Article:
Tag Archives: Idaho

Friday Linkage 5/31/2019

It’s the last day of May, which means the high summer is just around the corner.

The crazy thing is that my summer trip to the Rocky Mountains is being altered by the presence of snow from this amazing winter.  The recpath through Ten Mile Canyon is closed due to avalanche debris removal.  Several 14er summits are closed until late summer (e.g. August) because of snowpack.

However, A-Basin might still be open by the time I roll into Summit County so I have that going for me.

On to the links…

Energy Department says Gas Permit Promotes ‘Molecules of Freedom’—That’s right kids, for those of you too young to remember “freedom fries” the Orwellian Trump administration has now rebranded natural gas as “freedom molecules.”  You cannot make this stuff up.

Renewable Energy Costs Take Another Tumble, Making Fossil Fuels Look More Expensive Than Ever—The market has spoken.  Renewable energy is cheaper than fossil fuels.  The future is now.

The Billion-Dollar Coal Bailout Nobody Is Talking About: Self-Committing In Power Markets—The price wars have been won and renewables beat coal.  Now, market forces are being superseded by back door shenanigans.

Rich Farmers, Not Mom-and-Pop Farms, Will Collect Most of Trump’s Tariff Bailout—This is America under Trump.  The rich get bailouts and everyone else is left holding the check.  Don’t believe me?  Ask any contractor that has ever done work with Trump.

Mining Has Been King in Idaho for Generations. A Little-Known Law Might Stop That.—Mining is king across the west.  Outdoor recreation is the new king.

The Bus Wars are Over. Electricity — and China — Won.—Here’s the thing, anyone can buy a lot of electric buses.  Just because China has “won” so far does not mean that another country cannot leapfrog.  The energy transition is not a zero sum game where there must be a winner for every loser.

Visualization: 2012–2019 US Electric Car Sales (This Is A Must See)—This image is just fun to watch.

EV Charging Sites Now Outnumber Petrol Stations in UK—Never mind the plugs available in many homes.  If you build it, the people will come.

Algae: Single-Celled Savior Of The Climate Crisis—I feel like we have been talking about algae as a source for oils and other compounds for decades with the breakthrough just around the corner.  The problem is that we never seem to turn the corner.

A Major US Utility is Moving Toward 100% Clean Energy Faster than Expected—This is happening under a Trump administration.  Imagine how fast the transition could be under a progressive president.  I am hoping that the last few years have been storing up momentum for the transition like winding a spring.  Once some barriers are removed it will be like letting go of a slingshot.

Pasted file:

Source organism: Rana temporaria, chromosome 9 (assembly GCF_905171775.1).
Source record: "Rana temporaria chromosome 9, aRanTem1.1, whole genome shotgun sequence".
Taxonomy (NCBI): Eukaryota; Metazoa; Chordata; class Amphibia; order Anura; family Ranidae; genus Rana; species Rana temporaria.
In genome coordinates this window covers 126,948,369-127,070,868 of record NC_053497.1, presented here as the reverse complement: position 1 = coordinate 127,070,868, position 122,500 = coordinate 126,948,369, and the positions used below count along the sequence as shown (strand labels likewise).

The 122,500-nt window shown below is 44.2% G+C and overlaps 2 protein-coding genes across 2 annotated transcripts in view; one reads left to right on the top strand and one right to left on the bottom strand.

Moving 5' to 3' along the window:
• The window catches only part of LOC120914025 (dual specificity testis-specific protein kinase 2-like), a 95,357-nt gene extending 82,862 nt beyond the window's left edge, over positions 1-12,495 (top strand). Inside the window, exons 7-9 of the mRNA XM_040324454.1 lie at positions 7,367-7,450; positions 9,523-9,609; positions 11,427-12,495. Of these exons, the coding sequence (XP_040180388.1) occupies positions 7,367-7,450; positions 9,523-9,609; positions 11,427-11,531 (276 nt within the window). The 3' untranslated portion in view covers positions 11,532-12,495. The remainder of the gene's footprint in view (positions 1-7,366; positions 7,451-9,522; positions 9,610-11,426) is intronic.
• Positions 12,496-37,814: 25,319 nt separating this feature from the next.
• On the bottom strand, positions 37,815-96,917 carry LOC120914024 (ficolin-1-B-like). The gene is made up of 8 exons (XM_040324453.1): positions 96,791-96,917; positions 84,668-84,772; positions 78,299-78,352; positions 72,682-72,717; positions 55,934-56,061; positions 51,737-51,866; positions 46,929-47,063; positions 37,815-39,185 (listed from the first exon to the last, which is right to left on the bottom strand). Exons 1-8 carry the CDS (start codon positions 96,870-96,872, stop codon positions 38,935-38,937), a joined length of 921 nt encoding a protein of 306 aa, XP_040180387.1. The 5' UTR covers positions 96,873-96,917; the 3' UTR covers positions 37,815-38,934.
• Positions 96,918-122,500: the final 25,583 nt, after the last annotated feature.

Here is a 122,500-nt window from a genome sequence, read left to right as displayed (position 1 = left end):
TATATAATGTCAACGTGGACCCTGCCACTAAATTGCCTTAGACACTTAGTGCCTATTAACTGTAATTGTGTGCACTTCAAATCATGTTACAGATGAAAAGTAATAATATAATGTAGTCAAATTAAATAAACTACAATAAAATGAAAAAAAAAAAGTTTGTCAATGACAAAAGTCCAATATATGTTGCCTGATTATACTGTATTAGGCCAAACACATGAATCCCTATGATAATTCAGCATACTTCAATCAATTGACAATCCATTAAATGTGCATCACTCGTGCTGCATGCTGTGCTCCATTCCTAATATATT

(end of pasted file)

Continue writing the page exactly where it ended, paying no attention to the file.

Illinois Will Make Polluters Pay for Coal Ash Cleanup—How expensive will coal be for utilities when they are forced to pay for the cleanup of the leftovers?

The Ticket to 100% Renewable Power is Underneath Our Feet—Geothermal energy is the unloved member of the renewable energy family.  Part of it is that I think the technology, at face value, resembles fossil fuel electricity generating plants and even utilizes some of the same drilling technology.  However, geothermal is green and it is base load power.

Cool Your Home Without Air Conditioning—It’s almost air conditioning season here in the Midwest, although a cool and wet spring has moderated that arrival somewhat.  Just going a little bit longer without turning on the AC can be a big energy saver.

Scientists Develop a Super-Strong Wood that Completely Reflects the Sun’s Heat—How do I get siding made of this material?

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Friday Linkage 1/25/2019

The partial government shutdown is about to enter its sixth week.  It is already the longest such shutdown in the history of the United States.  It is also case study #1 of what happens when you elect people to run the government who have a professed hatred of the government providing any services whatsoever.

In some ways I feel that this shutdown is the fever dream of people like Ted Cruz and Paul Ryan.  Without a functioning government they can go on Fox News and tell everyone that America soldiers on.  Just wait until Sean Hannity starts a special on how the shutdown is proof positive that the federal government is unnecessary.

On to the links…

Why We Won’t Quit the Climate Fight—We will not quit in a fit of despair because to quit would be to admit defeat.  And defeat in this case is not an option.

Could a Green New Deal Save Civilization?—I believe that the idea of the Green New Deal has the possibility to be a Trojan horse for so many progressive ideas.  Clean energy, modernized mass transit, smart development, etc.

New Proposal Aims To Make Legacy FDR Works Project The Flagship Of A Green New Deal—The thing about the Green New Deal that excites me the most is that we can begin to execute many of the proposed ideas without a single new government agency or program.  Heck, some of it is still in place since the last New Deal.

72% of Americans are ‘Very Worried’ about Climate Change—People are worried.  People want solutions.

Idaho’s New Governor: ‘Climate change is real’—The worm has turned on climate change.  You cannot be a reasonable, notice I said reasonable, politician in the United States and not recognize the impact of climate change.